In 2012, the Barnard Elementary School Building (“Barnard Building”) in Tulsa, Oklahoma sustained approximately $6 million in fire damage in 2012. There were two insurance policies covering the same policy period: (1) a policy issued by Philadelphia Indemnity Insurance Company (“Philadelphia”) to the Tulsa School of Arts and Sciences for coverage of the building it leased from the Tulsa County School District; and (2) a policy issued by Lexington Insurance Company (“Lexington”) that covered 100 Tulsa County School District facilities, including the Barnard Building.
Both policies covered fire damage, so the question became, what insurer owed for the damage and in what amounts?
The policies contained identical “other insurance” provisions:
- You may have other insurance subject to the same plan, termsconditions and provisions as the insurance under this Coverage Part.If you do, we will pay our share of the covered loss or damage. Our share is the proportion that the applicable Limit of Insurance under this Coverage Part bears to the Limits of Insurance of all insurance covering on the same basis.,
- If there is other insurance covering the same loss or damage, otherthan that described in 1 above, we will pay only for the amount of covered loss or damage in excess of the amount due from that other insurance, whether you can collect on it or not. But we will not pay more than the applicable Limit of Insurance.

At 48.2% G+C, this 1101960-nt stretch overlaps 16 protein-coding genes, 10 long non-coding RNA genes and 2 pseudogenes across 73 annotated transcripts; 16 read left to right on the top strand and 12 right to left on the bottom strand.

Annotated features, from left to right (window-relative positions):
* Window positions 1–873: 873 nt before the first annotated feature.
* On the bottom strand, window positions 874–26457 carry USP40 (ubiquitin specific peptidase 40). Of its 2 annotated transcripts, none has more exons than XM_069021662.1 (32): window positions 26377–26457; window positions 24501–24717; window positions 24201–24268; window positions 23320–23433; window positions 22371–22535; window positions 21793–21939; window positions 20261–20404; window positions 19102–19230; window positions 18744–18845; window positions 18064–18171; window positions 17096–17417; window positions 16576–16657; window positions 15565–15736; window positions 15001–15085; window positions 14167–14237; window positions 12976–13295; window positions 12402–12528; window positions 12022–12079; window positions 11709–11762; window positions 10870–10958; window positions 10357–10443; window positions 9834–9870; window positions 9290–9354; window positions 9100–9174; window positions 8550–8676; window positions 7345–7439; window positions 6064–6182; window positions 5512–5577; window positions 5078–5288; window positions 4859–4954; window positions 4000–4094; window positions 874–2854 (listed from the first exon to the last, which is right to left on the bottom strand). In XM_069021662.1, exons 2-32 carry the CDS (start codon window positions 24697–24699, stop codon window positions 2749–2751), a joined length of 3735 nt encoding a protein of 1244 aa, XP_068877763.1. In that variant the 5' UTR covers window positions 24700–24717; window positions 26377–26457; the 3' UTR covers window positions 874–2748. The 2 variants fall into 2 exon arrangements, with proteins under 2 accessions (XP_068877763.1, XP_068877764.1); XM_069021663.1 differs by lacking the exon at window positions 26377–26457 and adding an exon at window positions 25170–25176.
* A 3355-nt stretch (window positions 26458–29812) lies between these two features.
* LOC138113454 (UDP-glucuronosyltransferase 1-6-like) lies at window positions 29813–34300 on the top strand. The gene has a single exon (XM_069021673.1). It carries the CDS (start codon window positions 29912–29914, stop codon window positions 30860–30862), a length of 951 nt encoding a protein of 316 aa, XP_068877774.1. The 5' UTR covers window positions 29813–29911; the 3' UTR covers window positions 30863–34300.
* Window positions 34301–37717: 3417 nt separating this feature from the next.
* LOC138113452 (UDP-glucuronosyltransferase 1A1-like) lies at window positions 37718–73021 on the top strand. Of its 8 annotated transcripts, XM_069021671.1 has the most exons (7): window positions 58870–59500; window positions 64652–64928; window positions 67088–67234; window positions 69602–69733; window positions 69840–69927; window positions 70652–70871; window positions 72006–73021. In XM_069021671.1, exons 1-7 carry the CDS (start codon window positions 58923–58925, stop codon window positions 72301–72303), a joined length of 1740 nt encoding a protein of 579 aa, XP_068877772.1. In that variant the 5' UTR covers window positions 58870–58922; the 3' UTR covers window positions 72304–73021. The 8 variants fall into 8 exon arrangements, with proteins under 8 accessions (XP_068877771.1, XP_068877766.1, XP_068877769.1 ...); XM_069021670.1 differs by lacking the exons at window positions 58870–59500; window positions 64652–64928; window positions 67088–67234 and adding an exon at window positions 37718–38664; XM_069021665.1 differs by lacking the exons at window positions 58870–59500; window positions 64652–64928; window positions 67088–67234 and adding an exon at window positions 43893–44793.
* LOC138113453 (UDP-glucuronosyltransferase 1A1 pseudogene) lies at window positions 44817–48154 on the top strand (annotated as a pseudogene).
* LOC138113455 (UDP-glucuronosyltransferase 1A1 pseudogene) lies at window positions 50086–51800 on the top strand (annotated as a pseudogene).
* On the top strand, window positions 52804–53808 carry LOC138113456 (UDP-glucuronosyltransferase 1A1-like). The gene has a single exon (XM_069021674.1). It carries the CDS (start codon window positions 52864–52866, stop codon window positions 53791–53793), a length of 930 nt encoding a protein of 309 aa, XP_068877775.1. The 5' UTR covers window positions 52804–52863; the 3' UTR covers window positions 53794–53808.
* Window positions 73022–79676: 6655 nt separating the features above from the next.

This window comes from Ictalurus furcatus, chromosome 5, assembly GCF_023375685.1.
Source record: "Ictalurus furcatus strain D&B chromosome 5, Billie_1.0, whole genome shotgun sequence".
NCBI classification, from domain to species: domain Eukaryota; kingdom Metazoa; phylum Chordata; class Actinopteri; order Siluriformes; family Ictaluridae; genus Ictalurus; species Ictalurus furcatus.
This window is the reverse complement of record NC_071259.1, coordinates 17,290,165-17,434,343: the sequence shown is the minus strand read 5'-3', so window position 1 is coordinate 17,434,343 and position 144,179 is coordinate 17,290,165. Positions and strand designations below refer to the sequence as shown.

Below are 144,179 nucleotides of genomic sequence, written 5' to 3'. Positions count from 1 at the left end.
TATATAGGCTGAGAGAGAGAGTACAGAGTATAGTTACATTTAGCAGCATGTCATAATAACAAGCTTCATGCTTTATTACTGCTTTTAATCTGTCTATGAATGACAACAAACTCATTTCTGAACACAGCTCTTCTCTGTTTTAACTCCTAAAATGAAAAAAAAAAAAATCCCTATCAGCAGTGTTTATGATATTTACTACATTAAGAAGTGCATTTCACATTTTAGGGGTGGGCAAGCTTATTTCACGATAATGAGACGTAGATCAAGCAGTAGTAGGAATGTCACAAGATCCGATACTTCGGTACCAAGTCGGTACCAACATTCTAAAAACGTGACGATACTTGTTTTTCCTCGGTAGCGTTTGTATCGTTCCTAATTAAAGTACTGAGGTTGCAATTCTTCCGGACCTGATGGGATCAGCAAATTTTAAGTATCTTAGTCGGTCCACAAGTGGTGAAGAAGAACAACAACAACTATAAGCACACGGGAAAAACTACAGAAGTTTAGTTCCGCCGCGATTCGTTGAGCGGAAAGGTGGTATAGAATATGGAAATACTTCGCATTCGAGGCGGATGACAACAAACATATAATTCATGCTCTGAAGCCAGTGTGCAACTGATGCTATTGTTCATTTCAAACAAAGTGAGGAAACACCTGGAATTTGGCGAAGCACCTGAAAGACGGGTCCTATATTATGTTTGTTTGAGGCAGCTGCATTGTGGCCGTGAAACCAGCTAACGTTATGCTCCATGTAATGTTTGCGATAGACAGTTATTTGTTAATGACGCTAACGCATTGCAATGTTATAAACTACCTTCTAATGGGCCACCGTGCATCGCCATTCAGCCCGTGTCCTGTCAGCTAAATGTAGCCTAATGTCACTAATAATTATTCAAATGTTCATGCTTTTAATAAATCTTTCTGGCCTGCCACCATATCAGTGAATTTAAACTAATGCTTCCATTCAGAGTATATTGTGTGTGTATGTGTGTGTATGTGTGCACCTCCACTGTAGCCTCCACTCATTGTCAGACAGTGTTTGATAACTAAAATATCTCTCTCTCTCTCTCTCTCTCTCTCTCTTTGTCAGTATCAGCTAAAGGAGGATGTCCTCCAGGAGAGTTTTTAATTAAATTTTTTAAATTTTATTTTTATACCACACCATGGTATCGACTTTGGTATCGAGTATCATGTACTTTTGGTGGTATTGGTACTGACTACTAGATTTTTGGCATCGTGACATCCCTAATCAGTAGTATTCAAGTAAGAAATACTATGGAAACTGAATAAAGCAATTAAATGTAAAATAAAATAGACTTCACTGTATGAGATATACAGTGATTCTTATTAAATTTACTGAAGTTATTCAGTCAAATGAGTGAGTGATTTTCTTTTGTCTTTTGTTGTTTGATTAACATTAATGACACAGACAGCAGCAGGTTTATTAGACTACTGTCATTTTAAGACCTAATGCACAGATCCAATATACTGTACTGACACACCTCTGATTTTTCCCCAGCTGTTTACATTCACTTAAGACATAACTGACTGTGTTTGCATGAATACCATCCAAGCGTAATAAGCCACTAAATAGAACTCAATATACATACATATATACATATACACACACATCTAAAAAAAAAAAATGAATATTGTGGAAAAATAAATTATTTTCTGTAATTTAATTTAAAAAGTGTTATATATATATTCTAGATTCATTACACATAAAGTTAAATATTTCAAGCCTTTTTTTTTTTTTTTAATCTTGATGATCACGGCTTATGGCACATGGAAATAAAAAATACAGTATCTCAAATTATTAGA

In December 2015, an Oklahoma federal judge ruled these provisions cancelled each other out and the insurers would owe a portion based on their policy limits (“Philadelphia and Lexington shall share coverage of the loss ‘on a pro rata basis according to the ratio each respective policy limit bears to the cumulative limit of all concurrent policies.’”). Philadelphia’s policy limit was $7 million. Lexington’s policy covered many buildings and had a total coverage limit of $100 million per occurrence. The district court determined that Philadelphia owed 54% ($3.2 million) and Lexington owed 46% ($2.8 million).
The ruling was appealed to the Tenth Circuit Court of Appeals, and on January 19, 2017, the Tenth Circuit affirmed the district court’s judgment that Philadelphia and Lexington must split coverage in the pro rata allocation determined by the district court.1
The appellate court’s 41-page opinion relied on the Oklahoma Supreme Court case, Equity Mutual Insurance Company v. Spring Valley Wholesale Nursery, Inc.:2
Equity Mutual instructs that, after ‘disregard[ing]’ the conflicting clauses, the insurers must share the loss ‘on a pro rata basis,’ unless, that is, the policies contain ‘concurring provisions for apportionment’ that provide otherwise, in which case, we follow the parties’ preferred method. The policies here have concurring clauses for apportionment—the first clauses in each policy’s ‘other insurance’ provision. We therefore give effect to the parties’ preference expressed in their identical first clauses for pro rata apportionment, which, as previously explained, tracks the default rule.